• whether denying enforcement will further the purpose of the rule which the conduct has infringed;
  • whether denying enforcement will act as a deterrent to conduct that is illegal or contrary to public policy;
  • whether denying enforcement will ensure that the party seeking enforcement does not profit from the conduct; and
  • whether denying enforcement will avoid inconsistency in the law thereby maintaining the integrity of the legal system.

The modern, flexible English approach has also been followed in the Bermuda Courts in three recent cases decided under Bermuda law: Lydia Caletti v Ralph DeSilva [2017] Bda LR 102, X Limited v Y [2019] SC Bda Civ 58, and Samann Ltd v Just Add Bermuda Ltd [2019] SC Bda 83 Civ.

In the Samann case, the Supreme Court of Bermuda expressly acknowledged the importance of the public policy in a creditor-friendly, international financial centre such as Bermuda that “where a lender contracts with a borrower to lend money then, absent illegality, the courts will enforce the terms of the contract”.

In practice, international businesses doing business in Bermuda, the British Virgin Islands, and the Cayman Islands should take a measure of comfort from the judicial flexibility associated with the doctrine of ‘illegality’ in the commercial context, having regard to the range of public policy considerations involved in every case.

Given the obvious importance of the local Court’s assessment of the commercial, public policy, and regulatory considerations associated with an ‘illegality’ defence, it will be apparent that a successful outcome in any given commercial dispute usually depends, to a considerable extent, on the quality of analysis, evidence, and submissions put before the local Court at first instance, having regard to the law governing the cause of action or defence, as well as the law that is said to be applicable to the allegedly illegal act.

There is some scope for technical legal argument as to the precedential status of Patel v Mirza [2016] UKSC 42 in the British Overseas Territories of Bermuda, the British Virgin Islands, and the Cayman Islands, having regard to certain earlier decisions of the Privy Council, such as Chetty v Servai (1908) LR 35, Singh v Ali [1960] AC 167, and Chettiar v Chettiar [1962] AC 294. This was a point noted, in passing, by Mr. Justice Adrian Jack of the BVI High Court in two recent interlocutory decisions at first instance in the BVI: Ganjaei v Sable Trust Ltd [2021] ECSCJ No 466 and Briefline Assets Ltd v Falin [2021], unreported, 17 June 2021.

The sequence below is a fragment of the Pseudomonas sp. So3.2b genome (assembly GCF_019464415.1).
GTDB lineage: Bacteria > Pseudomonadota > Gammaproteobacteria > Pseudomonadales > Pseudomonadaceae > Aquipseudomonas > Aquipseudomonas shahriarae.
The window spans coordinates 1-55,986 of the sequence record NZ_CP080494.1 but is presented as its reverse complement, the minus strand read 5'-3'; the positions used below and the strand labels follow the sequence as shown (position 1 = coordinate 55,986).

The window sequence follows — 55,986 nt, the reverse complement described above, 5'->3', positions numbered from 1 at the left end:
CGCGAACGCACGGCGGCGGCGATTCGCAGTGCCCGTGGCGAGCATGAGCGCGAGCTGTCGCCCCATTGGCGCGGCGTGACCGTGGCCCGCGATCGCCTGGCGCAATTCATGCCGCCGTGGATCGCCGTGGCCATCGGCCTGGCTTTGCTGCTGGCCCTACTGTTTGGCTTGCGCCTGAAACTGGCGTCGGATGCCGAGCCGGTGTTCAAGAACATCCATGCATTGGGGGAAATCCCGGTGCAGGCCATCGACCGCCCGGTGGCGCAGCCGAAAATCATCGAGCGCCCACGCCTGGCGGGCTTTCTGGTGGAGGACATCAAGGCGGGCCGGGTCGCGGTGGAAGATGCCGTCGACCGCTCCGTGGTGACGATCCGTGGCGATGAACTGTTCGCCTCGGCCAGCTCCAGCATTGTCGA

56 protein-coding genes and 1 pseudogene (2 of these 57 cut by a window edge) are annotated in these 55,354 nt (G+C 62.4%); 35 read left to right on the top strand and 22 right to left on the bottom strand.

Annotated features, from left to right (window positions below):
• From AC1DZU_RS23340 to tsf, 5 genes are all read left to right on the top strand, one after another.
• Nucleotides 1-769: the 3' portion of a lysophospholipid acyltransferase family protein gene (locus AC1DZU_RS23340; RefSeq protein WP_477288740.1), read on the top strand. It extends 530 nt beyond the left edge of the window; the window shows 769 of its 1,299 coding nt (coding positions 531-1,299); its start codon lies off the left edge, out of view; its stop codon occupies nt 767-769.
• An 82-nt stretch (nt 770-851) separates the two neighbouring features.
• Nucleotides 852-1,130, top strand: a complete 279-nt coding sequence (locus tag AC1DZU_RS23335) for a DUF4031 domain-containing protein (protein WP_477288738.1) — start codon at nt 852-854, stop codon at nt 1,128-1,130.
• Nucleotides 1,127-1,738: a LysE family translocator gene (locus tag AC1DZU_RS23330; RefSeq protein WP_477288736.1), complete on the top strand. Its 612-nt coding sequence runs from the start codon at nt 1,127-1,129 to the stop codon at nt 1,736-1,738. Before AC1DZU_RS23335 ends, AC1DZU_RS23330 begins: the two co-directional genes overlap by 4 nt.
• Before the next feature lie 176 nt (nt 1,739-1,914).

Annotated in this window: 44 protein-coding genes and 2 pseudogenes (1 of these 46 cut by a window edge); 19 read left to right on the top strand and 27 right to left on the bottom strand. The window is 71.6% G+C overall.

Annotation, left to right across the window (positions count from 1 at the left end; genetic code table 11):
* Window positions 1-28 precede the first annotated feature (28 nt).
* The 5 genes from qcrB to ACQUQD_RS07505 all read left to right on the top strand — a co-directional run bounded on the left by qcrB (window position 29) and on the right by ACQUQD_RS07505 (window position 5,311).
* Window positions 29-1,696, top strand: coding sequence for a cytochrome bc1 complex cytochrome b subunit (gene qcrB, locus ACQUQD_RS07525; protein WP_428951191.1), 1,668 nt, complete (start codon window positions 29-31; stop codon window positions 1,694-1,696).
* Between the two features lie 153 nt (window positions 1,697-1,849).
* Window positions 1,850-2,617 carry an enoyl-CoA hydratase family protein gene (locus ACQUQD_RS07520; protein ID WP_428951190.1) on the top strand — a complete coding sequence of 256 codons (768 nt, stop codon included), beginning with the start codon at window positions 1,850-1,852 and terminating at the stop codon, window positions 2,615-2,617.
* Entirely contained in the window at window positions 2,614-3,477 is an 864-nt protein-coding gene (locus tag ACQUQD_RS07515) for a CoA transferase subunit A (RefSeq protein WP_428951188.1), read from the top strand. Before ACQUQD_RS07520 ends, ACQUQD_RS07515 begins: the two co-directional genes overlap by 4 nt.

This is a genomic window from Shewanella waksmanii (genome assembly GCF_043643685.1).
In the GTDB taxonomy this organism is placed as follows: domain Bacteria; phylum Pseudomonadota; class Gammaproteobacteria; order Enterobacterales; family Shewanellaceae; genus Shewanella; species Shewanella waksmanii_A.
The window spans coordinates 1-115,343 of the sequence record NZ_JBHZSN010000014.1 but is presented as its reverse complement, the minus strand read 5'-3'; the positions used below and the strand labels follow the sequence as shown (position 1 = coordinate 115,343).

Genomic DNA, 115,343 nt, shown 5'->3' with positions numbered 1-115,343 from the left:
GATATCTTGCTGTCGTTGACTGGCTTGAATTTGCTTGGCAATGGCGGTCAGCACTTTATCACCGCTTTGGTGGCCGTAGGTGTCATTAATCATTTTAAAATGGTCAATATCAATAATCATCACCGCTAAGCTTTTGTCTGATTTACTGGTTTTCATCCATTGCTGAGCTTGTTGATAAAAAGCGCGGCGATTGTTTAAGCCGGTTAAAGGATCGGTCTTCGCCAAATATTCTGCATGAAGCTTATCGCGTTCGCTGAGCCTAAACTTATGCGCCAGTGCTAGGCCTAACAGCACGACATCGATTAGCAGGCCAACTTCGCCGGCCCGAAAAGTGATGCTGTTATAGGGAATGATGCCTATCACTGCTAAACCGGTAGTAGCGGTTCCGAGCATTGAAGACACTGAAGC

In practice, however, the Bermuda, BVI, and the Cayman courts would be expected to treat the recent English case law (now set out in four separate decisions of the United Kingdom Supreme Court, and followed by the Supreme Court of Bermuda and the Grand Court of the Cayman Islands) as highly persuasive, whether at first instance or (if that were to become necessary) on appeal.

The legal position in Hong Kong, however, has not yet developed in the same way as in England and Wales, Bermuda, or the Cayman Islands, and it remains somewhat inflexible, on the current authorities.

The Hong Kong judiciary have repeatedly noted, for example, that, pending appellate review by the Hong Kong Court of Final Appeal, both the Hong Kong Court of First Instance and the Hong Kong Court of Appeal remain bound to apply the older, more inflexible approach to the issue of ‘illegality’ under Hong Kong law, as set out in Tinsley v Milligan [1994] 1 AC 340: see, in particular, Kan Wai Chung v Hau Wun Fai [2016] 5 HKC 585, Arrow ECS Norway AS v M Yang Trading Ltd & Ors [2018] 5 HKC 317, and Idemitsu Chemicals (Hong Kong)  Ltd v Brilliant One Shipping Co Ltd [2021] HKCFI 1175.

The current divergence between Hong Kong law on the one hand, and English, Bermuda, Cayman Islands, and British Virgin Islands law on the other hand, means that, in cross-border cases where the doctrine of ‘illegality’ might arise, careful consideration should be given to the most appropriate jurisdiction, and the appropriate governing laws, as well as the manner in which any claim, or defence, is presented to the Court.